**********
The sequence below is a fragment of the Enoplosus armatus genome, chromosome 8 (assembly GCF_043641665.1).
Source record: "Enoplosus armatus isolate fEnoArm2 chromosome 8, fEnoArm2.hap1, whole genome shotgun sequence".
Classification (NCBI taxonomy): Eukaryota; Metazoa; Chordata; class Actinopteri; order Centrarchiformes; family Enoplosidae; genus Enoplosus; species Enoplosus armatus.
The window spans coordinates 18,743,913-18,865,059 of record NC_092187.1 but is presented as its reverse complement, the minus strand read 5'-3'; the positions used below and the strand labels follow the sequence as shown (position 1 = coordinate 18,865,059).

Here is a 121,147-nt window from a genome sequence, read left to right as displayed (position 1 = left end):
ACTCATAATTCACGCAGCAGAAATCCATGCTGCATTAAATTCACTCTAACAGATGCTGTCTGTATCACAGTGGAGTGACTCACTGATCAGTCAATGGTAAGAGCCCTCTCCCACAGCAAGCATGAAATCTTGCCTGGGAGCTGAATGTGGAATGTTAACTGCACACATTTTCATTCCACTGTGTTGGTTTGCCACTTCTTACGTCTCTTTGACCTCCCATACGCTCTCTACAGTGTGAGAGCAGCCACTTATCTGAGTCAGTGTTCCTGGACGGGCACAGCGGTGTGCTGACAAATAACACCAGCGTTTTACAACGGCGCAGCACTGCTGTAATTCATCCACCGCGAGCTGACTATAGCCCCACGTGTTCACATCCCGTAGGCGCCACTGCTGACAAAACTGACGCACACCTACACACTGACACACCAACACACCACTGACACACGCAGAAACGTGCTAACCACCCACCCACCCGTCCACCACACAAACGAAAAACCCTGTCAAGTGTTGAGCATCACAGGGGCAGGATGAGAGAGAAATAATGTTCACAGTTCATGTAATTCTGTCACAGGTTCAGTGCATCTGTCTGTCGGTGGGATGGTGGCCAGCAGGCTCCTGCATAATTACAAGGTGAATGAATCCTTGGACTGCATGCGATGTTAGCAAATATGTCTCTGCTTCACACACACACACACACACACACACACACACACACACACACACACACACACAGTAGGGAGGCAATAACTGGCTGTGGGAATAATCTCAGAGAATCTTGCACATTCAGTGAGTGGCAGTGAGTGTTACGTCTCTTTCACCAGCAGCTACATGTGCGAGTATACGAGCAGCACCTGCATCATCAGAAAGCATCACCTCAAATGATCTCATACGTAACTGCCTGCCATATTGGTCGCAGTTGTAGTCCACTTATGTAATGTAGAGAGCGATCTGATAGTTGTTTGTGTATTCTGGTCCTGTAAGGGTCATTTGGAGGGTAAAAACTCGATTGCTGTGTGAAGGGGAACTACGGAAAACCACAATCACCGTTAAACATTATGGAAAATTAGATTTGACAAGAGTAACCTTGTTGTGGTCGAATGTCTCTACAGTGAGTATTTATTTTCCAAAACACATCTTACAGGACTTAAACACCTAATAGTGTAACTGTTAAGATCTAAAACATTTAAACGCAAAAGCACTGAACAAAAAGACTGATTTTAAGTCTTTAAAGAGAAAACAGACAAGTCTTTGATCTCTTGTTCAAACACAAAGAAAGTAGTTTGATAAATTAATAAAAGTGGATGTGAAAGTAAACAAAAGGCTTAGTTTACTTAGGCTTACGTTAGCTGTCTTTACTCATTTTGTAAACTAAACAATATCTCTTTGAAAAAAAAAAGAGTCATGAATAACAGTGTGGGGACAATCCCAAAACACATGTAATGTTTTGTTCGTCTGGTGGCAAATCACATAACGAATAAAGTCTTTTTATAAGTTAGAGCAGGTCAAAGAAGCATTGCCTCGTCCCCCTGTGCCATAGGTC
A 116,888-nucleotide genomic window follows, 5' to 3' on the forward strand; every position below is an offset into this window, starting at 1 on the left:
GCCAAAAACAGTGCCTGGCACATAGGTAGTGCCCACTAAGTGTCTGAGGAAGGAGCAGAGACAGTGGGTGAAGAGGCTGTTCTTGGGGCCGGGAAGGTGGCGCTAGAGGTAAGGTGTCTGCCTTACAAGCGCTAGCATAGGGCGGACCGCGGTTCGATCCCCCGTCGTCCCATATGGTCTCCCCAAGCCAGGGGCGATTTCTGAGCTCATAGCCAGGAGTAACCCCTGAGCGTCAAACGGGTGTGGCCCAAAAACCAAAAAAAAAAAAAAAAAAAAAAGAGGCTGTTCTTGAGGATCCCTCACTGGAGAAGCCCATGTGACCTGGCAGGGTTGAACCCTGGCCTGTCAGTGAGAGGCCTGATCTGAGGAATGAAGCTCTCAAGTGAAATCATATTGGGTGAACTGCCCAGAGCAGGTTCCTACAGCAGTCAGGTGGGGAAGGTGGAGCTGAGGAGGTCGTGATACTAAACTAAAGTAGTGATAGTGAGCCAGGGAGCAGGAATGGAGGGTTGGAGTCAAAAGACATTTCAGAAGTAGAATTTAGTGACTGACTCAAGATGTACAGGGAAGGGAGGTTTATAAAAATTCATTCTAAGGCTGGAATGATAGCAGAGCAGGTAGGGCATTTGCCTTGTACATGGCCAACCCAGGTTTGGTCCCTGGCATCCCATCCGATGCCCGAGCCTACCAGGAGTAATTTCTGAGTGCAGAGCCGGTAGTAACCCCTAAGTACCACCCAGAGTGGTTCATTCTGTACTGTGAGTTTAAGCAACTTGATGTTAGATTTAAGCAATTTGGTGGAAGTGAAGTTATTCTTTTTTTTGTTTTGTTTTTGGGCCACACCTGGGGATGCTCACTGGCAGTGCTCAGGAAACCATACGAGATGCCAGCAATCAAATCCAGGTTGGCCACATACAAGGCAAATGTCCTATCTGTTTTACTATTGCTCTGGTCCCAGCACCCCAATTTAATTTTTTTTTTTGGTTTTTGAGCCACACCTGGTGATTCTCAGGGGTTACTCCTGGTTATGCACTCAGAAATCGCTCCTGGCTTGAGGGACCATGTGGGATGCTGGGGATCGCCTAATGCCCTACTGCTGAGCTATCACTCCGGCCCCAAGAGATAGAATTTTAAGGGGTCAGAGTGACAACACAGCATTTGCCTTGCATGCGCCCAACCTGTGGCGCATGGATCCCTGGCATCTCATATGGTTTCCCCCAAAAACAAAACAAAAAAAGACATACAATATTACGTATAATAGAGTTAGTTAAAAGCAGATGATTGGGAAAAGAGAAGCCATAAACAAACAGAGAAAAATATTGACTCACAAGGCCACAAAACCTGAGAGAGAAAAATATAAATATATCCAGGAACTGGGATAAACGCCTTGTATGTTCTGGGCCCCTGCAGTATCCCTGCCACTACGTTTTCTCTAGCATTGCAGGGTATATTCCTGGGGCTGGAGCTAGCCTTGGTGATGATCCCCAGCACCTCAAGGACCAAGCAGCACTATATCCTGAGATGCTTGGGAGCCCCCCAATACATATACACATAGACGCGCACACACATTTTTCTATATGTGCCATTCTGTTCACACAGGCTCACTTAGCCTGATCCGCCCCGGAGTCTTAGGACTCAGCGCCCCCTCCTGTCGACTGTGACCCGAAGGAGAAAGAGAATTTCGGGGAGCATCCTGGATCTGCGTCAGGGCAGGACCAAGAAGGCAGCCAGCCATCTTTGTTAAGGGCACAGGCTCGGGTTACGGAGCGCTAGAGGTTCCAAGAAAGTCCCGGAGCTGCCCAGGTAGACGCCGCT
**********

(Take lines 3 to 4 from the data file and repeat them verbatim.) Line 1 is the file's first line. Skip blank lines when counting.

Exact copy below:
Classification (NCBI taxonomy): Eukaryota; Metazoa; Chordata; class Actinopteri; order Centrarchiformes; family Enoplosidae; genus Enoplosus; species Enoplosus armatus.
The window spans coordinates 18,743,913-18,865,059 of record NC_092187.1 but is presented as its reverse complement, the minus strand read 5'-3'; the positions used below and the strand labels follow the sequence as shown (position 1 = coordinate 18,865,059).